Snack

Fresh vegetables and dip

Make a dip from sour cream and fresh dill and serve with fresh-cut veggies.

Lunch

Lettuce wraps

Sauté or grill up fresh vegetables, along with strips of chicken or beef. Using fresh herbs like cilantro and garlic will give a Thai-inspired taste. Spoon your sauté into leaves of lettuce and roll up. These can be pre-made for an on-the-go lunch, all you need to do is roll up the lettuce wraps right before your about to enjoy them.

Snack

A bowl of creamy Greek yogurt with one apple grated into it.

Dinner

Meatballs and Panzanella salad

Mixing local ground beef with breadcrumbs from 100 mile bread, eggs and some of your favorite fresh herbs, create delicious meatballs. Tomatoes are in season and can be made into a rich tomato sauce, with a splash of local wine and your choice of cheese.

Serve meatballs alongside a Panzanella salad. This salad uses a twist on the traditional recipe. Toast up your 100 mile bread, cube and toss in hazelnut oil. Combine your homemade croutons with local vinegar, basil leaves, chopped up crisp peppers, cucumber and tomatoes. Add your choice of cheese, or mozzarella if you find it.

Dessert

For a treat, make homemade meringues: whip local egg whites, mix with honey and bake. Serve with fresh macerated berries and drizzle with honey and crisp hazelnuts

Hungry yet? Happy Challenge, everyone!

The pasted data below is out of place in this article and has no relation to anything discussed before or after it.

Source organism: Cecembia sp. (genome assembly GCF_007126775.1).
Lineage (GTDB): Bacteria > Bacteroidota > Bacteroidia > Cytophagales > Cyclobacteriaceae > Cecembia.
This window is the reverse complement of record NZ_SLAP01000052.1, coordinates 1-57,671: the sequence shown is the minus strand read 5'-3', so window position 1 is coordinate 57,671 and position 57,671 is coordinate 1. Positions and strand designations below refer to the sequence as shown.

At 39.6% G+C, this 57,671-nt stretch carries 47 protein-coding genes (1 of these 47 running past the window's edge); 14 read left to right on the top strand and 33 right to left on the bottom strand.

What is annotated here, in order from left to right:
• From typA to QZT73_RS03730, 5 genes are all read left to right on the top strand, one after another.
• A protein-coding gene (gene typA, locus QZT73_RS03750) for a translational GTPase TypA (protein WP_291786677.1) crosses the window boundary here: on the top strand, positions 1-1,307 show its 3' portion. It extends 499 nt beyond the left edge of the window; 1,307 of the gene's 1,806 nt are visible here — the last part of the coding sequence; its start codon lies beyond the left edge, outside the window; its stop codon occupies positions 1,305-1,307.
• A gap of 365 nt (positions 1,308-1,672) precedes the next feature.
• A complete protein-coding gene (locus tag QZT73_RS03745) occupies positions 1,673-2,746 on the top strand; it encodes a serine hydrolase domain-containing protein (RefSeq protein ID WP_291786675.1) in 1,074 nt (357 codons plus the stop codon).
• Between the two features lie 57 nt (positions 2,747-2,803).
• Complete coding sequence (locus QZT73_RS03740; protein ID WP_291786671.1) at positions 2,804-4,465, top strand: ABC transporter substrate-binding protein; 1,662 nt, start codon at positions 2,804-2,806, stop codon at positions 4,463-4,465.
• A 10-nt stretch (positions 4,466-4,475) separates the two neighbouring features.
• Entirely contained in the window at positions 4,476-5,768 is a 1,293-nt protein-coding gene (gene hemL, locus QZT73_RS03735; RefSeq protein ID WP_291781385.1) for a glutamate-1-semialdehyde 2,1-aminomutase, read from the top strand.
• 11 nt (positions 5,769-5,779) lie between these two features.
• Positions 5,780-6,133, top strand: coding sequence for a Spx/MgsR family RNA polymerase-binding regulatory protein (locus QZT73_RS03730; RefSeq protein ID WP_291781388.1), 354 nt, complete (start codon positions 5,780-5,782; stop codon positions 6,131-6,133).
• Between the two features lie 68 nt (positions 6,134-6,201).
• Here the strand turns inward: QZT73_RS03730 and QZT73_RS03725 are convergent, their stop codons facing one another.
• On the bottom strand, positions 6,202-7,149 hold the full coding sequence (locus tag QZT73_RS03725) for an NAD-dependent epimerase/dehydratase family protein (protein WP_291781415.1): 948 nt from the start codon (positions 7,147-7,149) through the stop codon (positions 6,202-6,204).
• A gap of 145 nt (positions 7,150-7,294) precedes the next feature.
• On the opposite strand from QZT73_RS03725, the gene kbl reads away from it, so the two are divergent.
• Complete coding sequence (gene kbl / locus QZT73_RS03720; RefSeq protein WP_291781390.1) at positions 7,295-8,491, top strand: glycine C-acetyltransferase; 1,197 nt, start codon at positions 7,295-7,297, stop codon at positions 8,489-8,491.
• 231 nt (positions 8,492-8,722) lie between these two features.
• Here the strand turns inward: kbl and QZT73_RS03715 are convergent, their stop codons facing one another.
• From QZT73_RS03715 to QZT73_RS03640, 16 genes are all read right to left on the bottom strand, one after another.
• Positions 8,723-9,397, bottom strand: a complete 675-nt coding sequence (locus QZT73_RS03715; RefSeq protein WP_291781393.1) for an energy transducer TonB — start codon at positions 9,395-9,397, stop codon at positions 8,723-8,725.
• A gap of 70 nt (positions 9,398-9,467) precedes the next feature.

Fresh Sheet…Cauliflower

When the dietitian folk talk about eating a rainbow of fruits and veggies, cauliflower seems like it might get left out in the cold. Cauliflower certainly falls into the under-appreciated category in the vegetable world. Of course, the artsy among us might note that white is actually a pretty nuanced shade and when it comes to the nutrition benefits of cauliflower, the complexity far outshines its seemingly pale complexion. There are plenty of subtle flavours just waiting to be coaxed out of this humble veggie.

Cauliflower is a member of the super-nutritious cruciferous vegetable or brassica family. Glucosinolates, compounds also found in kale and broccoli, help support your liver’s ability to detoxify harmful substances in the blood. Anti-oxidant vitamin C, manganese and quercetin further strengthen your body’s defences against city living and stressful lives.

The name cauli-flower is a variation of cole flower or kale flower; all cruciferous veggies are descendant from colewort, an ancient loose-leafed wild cabbage. Colewort buds became brussel sprouts, its flowers became broccoli and cauliflower, its leaves became kale and collard greens. The stem was transformed into kohlrabi and its root turned into the turnip

Did you know: The compact head of a cauliflower is called a curd and is composed of undeveloped flower buds; cauliflower is white because the coarse green leaves around the curd protect it from sunlight, which inhibits the development of chlorophyll.